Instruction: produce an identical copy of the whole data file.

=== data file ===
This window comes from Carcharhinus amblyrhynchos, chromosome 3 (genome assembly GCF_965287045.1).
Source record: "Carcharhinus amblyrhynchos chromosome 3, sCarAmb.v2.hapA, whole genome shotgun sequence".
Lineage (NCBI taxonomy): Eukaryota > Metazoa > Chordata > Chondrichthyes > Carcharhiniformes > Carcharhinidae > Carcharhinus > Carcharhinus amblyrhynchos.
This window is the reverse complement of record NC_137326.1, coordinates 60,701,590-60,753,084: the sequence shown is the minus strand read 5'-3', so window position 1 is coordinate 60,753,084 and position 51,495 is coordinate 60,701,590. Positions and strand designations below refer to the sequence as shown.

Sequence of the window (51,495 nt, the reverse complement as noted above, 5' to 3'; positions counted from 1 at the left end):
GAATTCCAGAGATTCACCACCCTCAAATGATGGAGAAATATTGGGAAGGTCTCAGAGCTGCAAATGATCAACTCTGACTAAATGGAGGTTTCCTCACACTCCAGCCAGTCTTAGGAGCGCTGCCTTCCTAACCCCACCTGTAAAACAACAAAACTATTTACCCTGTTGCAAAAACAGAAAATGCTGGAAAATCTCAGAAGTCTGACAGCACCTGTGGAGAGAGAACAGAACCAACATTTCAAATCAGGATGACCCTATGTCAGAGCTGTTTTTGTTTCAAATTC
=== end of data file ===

This window comes from Carcharhinus amblyrhynchos, chromosome 3 (genome assembly GCF_965287045.1).
Source record: "Carcharhinus amblyrhynchos chromosome 3, sCarAmb.v2.hapA, whole genome shotgun sequence".
Lineage (NCBI taxonomy): Eukaryota > Metazoa > Chordata > Chondrichthyes > Carcharhiniformes > Carcharhinidae > Carcharhinus > Carcharhinus amblyrhynchos.
This window is the reverse complement of record NC_137326.1, coordinates 60,701,590-60,753,084: the sequence shown is the minus strand read 5'-3', so window position 1 is coordinate 60,753,084 and position 51,495 is coordinate 60,701,590. Positions and strand designations below refer to the sequence as shown.

Sequence of the window (51,495 nt, the reverse complement as noted above, 5' to 3'; positions counted from 1 at the left end):
GAATTCCAGAGATTCACCACCCTCAAATGATGGAGAAATATTGGGAAGGTCTCAGAGCTGCAAATGATCAACTCTGACTAAATGGAGGTTTCCTCACACTCCAGCCAGTCTTAGGAGCGCTGCCTTCCTAACCCCACCTGTAAAACAACAAAACTATTTACCCTGTTGCAAAAACAGAAAATGCTGGAAAATCTCAGAAGTCTGACAGCACCTGTGGAGAGAGAACAGAACCAACATTTCAAATCAGGATGACCCTATGTCAGAGCTGTTTTTGTTTCAAATTC